Related Resources:

Want to know more about the history of women in Canada?
This timeline by PSAC gives you an idea of some of the challenges and important events involving women in Canada
When were women allowed to vote? This is a complicated question! Find out more
White women gained the vote federally in 1918. Indigenous women and women of colour did not obtain the right to vote until much later.
The increase of women employed by the province (AB) was significant in the 1960s
Check out some actual numbers showing this growth
Click here

In 1957 there were 2,371 women employed by the province. This represented just 23.7 per cent of the 10,000 full time employees. Because of employer animosity to married women in the workforce, only one third (881) of these women were married. Fourteen years later, there were 8,275 women in the general service (direct employees of the provincial government) representing 48.7 per cent of the total workforce of 16,979.

This increase of women into public employment in Alberta mirrored the increase in the number of women in workplaces across Canada in the 1960s.

Did you know that pay equity is still a concern if you are a unionized worker?
Hear what AUPE's Pay and Social Equity Committee has to say
More questions about Pay Equity?
AUPE has compiled some frequently asked questions on the issue.
Click here


Q: What is Pay Equity?

A: Pay equity is:

  • Equal Pay for work of Equal Value and an inherent right set out in the Canadian Human Rights Act – Section 11 of the Canadian Human Rights Act includes a provision that establishes the right of equal pay for work of equal value, and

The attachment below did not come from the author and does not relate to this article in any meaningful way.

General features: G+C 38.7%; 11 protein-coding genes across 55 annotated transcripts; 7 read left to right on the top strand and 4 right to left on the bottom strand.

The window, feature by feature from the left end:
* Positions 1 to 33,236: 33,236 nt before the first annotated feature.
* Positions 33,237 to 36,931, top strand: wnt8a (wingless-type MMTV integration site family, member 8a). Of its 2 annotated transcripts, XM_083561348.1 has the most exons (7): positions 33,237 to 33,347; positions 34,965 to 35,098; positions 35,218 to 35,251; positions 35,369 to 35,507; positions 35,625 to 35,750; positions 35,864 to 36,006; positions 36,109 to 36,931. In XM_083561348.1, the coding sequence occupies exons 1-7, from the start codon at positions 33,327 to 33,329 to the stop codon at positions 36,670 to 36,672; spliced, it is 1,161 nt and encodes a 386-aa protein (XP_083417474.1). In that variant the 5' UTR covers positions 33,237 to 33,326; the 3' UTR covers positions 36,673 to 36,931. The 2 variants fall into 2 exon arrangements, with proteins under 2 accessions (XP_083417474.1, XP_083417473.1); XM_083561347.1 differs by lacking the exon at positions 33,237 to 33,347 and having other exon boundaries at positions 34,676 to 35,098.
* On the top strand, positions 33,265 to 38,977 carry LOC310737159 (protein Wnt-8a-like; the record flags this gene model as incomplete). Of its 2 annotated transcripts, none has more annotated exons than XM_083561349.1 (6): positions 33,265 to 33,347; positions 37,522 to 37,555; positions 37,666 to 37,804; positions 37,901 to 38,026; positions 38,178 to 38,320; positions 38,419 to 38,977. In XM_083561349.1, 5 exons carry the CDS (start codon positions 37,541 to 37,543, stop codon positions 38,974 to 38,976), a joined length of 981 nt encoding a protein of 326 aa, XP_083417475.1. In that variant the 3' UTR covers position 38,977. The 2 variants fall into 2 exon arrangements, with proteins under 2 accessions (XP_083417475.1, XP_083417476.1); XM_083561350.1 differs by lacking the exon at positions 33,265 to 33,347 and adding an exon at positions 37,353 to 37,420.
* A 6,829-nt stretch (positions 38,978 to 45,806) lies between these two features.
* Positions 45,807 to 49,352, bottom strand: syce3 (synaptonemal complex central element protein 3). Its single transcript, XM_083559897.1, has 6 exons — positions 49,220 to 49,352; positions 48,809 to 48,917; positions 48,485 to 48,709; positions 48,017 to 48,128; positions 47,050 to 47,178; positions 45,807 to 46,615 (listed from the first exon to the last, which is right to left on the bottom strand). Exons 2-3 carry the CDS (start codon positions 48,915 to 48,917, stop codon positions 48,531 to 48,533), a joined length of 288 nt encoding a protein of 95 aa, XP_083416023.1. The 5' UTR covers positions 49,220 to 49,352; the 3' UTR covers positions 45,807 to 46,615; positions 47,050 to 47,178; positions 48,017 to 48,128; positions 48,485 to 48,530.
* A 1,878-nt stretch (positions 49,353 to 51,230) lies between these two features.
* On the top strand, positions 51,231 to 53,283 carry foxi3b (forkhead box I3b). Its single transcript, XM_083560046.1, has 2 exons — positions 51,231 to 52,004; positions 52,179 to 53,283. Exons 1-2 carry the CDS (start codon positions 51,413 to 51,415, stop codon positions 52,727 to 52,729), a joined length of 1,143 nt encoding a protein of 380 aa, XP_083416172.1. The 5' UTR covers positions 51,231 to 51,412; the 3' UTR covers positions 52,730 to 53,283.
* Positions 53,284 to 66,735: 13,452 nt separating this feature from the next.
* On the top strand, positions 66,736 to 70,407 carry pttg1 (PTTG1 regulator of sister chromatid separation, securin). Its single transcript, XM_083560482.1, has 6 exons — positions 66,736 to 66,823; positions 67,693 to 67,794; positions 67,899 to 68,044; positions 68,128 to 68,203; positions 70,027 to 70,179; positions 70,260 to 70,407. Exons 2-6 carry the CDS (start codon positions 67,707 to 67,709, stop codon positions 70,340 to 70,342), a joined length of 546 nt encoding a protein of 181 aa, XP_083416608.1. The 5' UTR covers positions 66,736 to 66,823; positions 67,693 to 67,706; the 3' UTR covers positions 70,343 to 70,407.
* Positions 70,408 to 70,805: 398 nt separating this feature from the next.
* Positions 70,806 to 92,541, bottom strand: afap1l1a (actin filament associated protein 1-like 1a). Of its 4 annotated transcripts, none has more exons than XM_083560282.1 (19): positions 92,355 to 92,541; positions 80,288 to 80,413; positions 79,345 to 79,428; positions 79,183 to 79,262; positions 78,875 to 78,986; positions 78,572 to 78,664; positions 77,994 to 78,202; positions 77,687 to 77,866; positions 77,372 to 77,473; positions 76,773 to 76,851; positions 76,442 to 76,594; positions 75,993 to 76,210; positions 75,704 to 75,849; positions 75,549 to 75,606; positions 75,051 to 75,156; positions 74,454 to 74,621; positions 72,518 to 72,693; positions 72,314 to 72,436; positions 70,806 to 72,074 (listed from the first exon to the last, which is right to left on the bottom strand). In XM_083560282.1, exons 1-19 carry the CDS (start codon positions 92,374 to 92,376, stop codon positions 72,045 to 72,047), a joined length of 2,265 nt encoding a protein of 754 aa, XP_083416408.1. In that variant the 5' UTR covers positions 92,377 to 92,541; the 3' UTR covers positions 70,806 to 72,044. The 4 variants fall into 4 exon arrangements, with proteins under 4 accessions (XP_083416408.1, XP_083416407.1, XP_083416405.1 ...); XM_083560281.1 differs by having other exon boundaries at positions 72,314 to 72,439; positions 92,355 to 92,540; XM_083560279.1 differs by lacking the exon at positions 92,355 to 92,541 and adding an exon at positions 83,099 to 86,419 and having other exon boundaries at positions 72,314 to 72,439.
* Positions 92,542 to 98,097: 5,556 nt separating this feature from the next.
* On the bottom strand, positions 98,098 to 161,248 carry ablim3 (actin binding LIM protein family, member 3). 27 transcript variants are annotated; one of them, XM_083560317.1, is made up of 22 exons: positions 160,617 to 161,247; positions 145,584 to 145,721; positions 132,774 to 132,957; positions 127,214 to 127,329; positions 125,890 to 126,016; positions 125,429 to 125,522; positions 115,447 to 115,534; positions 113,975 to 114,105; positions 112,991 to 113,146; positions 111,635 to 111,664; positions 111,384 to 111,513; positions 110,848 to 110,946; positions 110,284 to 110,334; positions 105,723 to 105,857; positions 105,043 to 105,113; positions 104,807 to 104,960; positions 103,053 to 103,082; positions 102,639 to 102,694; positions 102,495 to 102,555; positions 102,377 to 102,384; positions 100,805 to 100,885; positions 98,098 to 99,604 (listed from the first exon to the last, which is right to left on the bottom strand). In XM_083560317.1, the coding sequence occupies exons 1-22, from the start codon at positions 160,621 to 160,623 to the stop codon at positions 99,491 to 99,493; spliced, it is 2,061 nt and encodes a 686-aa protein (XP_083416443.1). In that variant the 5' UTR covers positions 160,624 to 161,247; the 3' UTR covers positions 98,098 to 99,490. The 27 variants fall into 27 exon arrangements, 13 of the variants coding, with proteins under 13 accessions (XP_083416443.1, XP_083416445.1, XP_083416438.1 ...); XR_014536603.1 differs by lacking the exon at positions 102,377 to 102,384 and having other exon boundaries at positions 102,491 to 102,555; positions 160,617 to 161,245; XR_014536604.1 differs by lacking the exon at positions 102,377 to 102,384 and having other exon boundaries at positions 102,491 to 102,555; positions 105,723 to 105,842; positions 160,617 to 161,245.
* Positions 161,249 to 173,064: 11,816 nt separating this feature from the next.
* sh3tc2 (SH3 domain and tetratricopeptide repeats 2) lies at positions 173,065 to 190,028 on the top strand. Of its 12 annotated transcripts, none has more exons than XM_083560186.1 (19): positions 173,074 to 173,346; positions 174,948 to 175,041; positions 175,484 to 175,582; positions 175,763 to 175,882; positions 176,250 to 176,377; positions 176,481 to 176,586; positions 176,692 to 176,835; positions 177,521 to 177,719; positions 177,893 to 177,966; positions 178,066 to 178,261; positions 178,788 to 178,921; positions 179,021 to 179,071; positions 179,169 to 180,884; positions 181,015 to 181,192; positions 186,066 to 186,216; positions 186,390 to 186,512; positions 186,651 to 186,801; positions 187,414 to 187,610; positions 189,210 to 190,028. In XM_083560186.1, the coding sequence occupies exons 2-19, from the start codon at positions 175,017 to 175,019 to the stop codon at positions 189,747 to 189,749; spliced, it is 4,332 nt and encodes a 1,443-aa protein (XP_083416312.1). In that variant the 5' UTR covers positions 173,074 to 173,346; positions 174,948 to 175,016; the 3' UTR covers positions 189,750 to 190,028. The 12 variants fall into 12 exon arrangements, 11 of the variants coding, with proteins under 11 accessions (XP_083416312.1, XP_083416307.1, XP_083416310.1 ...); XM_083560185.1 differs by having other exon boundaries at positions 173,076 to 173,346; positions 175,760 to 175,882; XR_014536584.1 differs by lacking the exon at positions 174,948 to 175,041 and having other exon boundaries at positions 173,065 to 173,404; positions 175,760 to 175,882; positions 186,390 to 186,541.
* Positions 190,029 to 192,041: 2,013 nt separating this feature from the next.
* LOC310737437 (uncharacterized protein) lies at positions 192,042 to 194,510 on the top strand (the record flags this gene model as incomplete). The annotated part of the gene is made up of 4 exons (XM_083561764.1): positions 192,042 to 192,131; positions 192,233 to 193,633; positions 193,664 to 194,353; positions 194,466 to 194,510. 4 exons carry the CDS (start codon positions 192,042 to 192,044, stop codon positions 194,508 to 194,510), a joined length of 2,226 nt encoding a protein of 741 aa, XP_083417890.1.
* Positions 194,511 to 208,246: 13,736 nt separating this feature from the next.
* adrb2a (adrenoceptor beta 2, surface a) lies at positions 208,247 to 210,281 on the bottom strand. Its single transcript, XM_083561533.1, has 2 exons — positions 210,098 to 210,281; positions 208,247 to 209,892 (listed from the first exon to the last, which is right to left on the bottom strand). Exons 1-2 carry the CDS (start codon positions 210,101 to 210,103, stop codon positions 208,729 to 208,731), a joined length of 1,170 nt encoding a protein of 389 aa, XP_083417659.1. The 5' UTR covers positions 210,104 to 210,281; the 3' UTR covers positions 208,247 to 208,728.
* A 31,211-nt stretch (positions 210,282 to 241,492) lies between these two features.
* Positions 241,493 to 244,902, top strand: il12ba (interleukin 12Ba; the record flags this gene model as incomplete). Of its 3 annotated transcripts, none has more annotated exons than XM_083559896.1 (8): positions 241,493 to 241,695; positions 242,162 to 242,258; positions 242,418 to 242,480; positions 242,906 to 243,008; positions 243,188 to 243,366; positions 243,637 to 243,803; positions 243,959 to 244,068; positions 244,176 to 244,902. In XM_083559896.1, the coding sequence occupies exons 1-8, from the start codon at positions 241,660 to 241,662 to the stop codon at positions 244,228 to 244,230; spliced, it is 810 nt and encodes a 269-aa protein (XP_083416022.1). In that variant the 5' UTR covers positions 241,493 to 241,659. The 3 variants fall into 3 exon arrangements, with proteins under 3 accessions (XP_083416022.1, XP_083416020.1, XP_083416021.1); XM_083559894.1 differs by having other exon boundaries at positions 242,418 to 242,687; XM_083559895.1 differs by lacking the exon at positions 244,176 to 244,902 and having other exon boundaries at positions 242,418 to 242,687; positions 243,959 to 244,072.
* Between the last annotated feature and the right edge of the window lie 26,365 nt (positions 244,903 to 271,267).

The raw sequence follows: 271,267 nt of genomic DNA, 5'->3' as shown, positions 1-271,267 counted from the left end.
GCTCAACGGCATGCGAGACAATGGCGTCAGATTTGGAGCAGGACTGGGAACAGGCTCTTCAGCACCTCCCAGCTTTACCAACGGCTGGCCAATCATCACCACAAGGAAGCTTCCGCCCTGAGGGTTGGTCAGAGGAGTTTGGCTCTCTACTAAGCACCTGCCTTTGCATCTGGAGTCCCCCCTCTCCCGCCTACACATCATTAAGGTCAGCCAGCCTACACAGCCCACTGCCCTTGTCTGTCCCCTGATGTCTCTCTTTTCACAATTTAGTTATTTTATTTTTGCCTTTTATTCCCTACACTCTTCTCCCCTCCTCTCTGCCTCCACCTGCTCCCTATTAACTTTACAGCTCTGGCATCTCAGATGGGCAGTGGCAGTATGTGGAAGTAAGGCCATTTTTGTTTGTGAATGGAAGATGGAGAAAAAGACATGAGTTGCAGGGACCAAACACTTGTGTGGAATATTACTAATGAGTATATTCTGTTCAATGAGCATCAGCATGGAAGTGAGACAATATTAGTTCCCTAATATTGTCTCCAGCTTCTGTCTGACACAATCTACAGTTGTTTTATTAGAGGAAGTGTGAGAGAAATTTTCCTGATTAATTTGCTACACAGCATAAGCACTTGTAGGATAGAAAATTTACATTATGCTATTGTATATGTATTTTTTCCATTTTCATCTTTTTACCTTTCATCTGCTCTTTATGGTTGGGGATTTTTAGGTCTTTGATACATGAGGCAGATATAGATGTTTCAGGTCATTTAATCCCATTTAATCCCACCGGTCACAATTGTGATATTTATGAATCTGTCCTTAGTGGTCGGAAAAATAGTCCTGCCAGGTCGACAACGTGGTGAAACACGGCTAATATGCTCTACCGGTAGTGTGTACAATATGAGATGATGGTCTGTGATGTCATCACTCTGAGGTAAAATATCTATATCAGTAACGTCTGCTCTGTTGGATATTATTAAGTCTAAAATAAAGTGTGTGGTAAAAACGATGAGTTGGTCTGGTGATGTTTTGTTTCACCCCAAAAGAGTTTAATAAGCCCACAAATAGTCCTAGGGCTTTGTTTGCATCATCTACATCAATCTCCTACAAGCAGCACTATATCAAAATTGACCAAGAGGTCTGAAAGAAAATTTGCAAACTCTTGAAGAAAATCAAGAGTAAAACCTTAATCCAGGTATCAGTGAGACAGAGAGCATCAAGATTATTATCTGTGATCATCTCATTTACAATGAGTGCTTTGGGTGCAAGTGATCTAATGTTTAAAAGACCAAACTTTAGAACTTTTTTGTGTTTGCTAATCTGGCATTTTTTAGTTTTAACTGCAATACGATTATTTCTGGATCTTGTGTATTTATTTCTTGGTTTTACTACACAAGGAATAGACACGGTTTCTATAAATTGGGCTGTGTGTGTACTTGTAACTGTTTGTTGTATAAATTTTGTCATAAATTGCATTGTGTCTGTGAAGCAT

• Not law in Alberta, and
  • In Alberta the Human Rights and Multiculturalism Act provides for equal pay for equal work, meaning that if a man and woman are doing the same job, they must be paid the same wages.

Q: There’s an attitude of “That’s Women’s Work” – What is with that?

A: Historically women tended to work in nursing, clerical, child care, social work, etc. Typically they were thought of as temporary workers and not career minded – a holdover from the days when women were expected to leave the workforce upon marriage or childbearing. The jobs women chose were seen to reflect qualities displayed in the home, such as nurturing, healing and caring. The greater the proportion of women in an occupation, the lower the relative pay.

For example – Why are the cleaning staff in hospitals called housekeepers? They aren’t keeping house. They are keeping an institution clean healthy and safe for patients and staff. Why are the cleaning staff in schools called janitors and not housekeepers? After all they are performing comparable work only in a different institution, keeping schools clean, healthy and safe for students and staff. And why do janitors earn more than housekeepers? Traditionally janitorial work was considered male work and it’s occupation male dominated while housekeeping was considered female work and female dominated.

Unequal pay for similar work when the difference is based only on gender difference is pure discrimination.

Q: What can Pay Inequity lead to?

A: Pay Inequity leads to increased levels of poverty, which leads to increased health care costs AND leads to increased costs for shelters and housing AND leads to increased community services costs…

Even More on Pay Equity (also referred to as Wage Equity)

Here are some statistics from 2016 and 2017:

  • In 469 out of 500 occupations nationally, women are paid less than men
  • Indigenous women, immigrant women, women with disabilities, and racialized women are affected by wage inequity at a higher rate
  • 66% of of workers who were making $15 or less (in 2016 and 2017) were women
  • Edmonton women who are seniors are twice as likely to live in poverty than senior men

Pay equity is not just a women's issue. Men who are in jobs that are traditionally seen as "women's jobs" are affected by pay inequity.